Clara S. Minnesota

Save the Bees!

Bees are dying at an alarming rate, and if we don't take action now, the consequences that we will face will be irreversible.

Dear Next President,

I would like to address an overlooked issue that many see as small and unimportant, but could, if not overcome, have tremendous consequences. Bees face a threat in today's industrialized and urbanized world that is ominous to their continued existence. Their importance in our global society is underrated, for bees do much more than produce honey. They are an important part of our ecosystem and their pollination of plants is responsible for a third of our food intake. However, they are dying at an alarming rate. While bees are pollinating our crops, they encounter the toxic pesticides that we abundantly spray on our plants. Pesticides are designed to kill insects for the protection of the plant, but inadvertently kill bees. Strict pesticide regulations should be implemented immediately as their prohibition would greatly decrease the threat that bees face.

Bees play an important role in our ecosystem by fertilizing plants through pollination. Researchers at Michigan State University call bees the main insect pollinators. Pollination is the process of transferring pollen from plant to plant, resulting in fertilization and the production of seeds (Michigan State University). Bees spend their whole lives collecting pollen to support their offspring. While they are collecting pollen, they are also pollinating all the plants they land on. If bees were to become extinct, many plants would go unpollinated and die without creating new ones. This leads to fewer plants, including plants that wildlife depend on, as well as many agricultural crops.

Our food availability greatly depends on bees. According to Greenpeace, seventy out of the top one hundred food crops are pollinated by bees. Michigan State University research explains that many of our food sources, such as fruits and vegetables, are bee-pollinated. Grains are the only main vegetation that we eat that are not pollinated by bees, but by the wind. In the U.S., bees are responsible for one out of every three bites of food we eat, and on a global scale, bees supply ninety percent of the world’s nutrition (Greenpeace). This means that if bees were to go extinct, we would experience an extreme food shortage and potential widespread famine (Yale Environment 360). This type of global crisis is an impending possibility as bees are dying at an alarming rate due to the pesticides we are spraying on plants.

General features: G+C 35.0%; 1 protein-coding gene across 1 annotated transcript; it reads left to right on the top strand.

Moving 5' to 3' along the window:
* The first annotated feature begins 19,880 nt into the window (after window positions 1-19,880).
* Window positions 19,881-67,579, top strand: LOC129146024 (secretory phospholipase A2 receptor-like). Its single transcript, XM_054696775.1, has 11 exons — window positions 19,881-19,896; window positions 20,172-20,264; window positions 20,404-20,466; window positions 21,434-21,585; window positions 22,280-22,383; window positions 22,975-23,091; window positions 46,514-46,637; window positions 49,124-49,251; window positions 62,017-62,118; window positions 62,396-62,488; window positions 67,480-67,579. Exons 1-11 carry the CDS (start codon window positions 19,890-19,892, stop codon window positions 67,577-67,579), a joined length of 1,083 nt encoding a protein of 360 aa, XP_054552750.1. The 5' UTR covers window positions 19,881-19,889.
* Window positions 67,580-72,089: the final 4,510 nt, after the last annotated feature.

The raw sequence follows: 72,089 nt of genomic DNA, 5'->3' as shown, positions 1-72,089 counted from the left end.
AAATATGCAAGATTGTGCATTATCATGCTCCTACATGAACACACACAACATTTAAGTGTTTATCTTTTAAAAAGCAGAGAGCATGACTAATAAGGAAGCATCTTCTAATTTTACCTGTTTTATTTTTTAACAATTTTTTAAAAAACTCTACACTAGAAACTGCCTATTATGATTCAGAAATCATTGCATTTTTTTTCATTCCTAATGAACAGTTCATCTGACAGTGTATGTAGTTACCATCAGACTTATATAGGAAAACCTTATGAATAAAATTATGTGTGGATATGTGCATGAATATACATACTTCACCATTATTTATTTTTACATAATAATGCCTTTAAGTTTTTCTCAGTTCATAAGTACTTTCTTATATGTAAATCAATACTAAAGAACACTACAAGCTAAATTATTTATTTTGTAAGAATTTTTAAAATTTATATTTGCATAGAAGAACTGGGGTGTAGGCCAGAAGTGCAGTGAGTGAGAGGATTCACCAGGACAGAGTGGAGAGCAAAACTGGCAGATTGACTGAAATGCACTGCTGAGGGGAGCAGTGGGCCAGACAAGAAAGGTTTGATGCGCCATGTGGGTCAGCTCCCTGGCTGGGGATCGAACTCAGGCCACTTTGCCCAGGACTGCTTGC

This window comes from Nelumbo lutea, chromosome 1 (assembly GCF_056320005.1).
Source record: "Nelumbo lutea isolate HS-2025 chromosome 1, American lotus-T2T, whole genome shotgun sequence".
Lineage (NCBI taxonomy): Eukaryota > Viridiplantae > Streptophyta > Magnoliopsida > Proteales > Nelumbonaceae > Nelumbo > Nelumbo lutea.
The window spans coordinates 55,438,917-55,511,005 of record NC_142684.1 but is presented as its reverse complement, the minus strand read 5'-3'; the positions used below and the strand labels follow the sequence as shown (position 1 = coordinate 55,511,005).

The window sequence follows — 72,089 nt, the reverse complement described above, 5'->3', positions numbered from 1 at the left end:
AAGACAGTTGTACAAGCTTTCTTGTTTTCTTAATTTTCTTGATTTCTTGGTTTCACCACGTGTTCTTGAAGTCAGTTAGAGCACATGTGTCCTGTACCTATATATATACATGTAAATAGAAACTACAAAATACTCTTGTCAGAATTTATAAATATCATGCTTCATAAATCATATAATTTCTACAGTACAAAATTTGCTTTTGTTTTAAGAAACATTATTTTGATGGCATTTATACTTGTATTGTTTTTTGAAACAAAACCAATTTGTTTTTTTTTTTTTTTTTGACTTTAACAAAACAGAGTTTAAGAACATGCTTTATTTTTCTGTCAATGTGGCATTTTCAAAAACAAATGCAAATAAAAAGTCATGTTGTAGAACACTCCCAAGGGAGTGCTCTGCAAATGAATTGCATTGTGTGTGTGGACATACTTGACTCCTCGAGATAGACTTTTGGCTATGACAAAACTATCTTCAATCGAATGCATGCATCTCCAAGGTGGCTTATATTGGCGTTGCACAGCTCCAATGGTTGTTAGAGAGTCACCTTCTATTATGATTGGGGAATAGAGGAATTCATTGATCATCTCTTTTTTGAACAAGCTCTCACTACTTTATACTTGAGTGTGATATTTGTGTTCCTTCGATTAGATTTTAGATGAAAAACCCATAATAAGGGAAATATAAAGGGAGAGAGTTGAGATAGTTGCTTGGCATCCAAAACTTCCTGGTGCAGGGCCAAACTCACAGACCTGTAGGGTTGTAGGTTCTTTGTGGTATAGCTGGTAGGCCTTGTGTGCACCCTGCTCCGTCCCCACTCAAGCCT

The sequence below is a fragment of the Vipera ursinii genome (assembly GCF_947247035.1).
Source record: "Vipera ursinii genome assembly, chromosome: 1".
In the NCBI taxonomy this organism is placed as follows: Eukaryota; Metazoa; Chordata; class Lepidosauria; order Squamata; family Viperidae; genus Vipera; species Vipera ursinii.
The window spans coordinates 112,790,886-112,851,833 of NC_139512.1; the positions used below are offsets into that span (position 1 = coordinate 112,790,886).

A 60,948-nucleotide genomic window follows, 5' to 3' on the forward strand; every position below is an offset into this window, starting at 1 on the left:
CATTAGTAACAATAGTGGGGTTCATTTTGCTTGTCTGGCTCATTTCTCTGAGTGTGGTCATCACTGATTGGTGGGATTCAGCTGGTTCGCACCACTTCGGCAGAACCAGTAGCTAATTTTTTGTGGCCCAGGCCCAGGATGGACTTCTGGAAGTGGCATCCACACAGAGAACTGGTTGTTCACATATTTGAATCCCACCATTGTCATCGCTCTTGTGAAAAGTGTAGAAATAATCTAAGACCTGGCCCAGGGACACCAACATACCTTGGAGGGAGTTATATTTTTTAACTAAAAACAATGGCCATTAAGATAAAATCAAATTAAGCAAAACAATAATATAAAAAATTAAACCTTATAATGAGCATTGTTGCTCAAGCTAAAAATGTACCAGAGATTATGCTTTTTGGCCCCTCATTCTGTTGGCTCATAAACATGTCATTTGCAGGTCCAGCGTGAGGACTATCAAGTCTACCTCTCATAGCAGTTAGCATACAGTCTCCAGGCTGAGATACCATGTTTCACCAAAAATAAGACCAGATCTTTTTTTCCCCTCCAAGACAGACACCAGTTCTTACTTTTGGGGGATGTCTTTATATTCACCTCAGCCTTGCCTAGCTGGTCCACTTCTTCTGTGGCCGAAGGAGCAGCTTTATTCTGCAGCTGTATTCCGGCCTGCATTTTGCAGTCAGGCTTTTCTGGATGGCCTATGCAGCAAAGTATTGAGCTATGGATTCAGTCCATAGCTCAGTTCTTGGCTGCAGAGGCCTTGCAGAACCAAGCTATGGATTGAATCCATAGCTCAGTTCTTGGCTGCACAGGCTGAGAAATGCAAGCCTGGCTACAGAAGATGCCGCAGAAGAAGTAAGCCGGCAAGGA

Pesticides are a leading cause of bee demise (Global Research). An article from the Centre for Research on Globalization indicates that bees are threatened with extinction, stating that in the past five years, thirty percent of the bee population has died. Biologists who have examined bee pollen have found over one hundred and fifty different chemical residues from pesticides that the bees were carrying (Global Research). This means that bees pick up the chemicals from pesticides when they pollinate plants. Chemical companies have been made aware of this but have chosen to ignore it because of how profitable selling pesticides to farmers is (Global Research). Elizabeth Grossman, a writer for Yale Environment 360, explains that many farmers in the U.S. spray a certain type of pesticide on their crops, called neonicotinoids. Neonicotinoid pesticides are applied to the seeds of a plant, and the chemicals are still expressed later on, once the plant is fully grown (Yale Environment 360). Bees are killed by the toxicity of these pesticides when they pollinate the plants grown from the neonicotinoid-coated seeds. These toxic pesticides are very harmful to bees, and their prohibition would greatly assist bee survival.

The first step to saving the bees, is to ban bee-killing pesticides. However, because pesticides are not the only threat to bees, we must do everything we can to support the bees in our community. If we support local farms that do not use pesticides, we can lower the demand for these dangerous chemicals and increase the prevalence of pesticide-free plants that do not harm bees. We can also help bees locally by planting bee friendly plants, such as pollen producing flowers, in our own gardens. Buying local and raw honey helps beekeepers to maintain the cost of keeping bees, and encourages them to invest in more. Bees are an endangered species (CNN), and because our actions have led to this it is our responsibility to take action and prevent their extinction. They are dying at an alarming rate, meaning it is a time-sensitive issue. Banning pesticides toxic to bees is an imperative first step and I am asking you as the president to take this initiative to protect the bees. With your leadership on this issue, we will be one step closer to living in a world where our ecosystem, our food sources, and bees are no longer in danger.



St. Paul Central High School

Approaching Analysis - Hours 2 and 3

This is a sophomore honors class at St. Paul Central High School in St. Paul, Minnesota.

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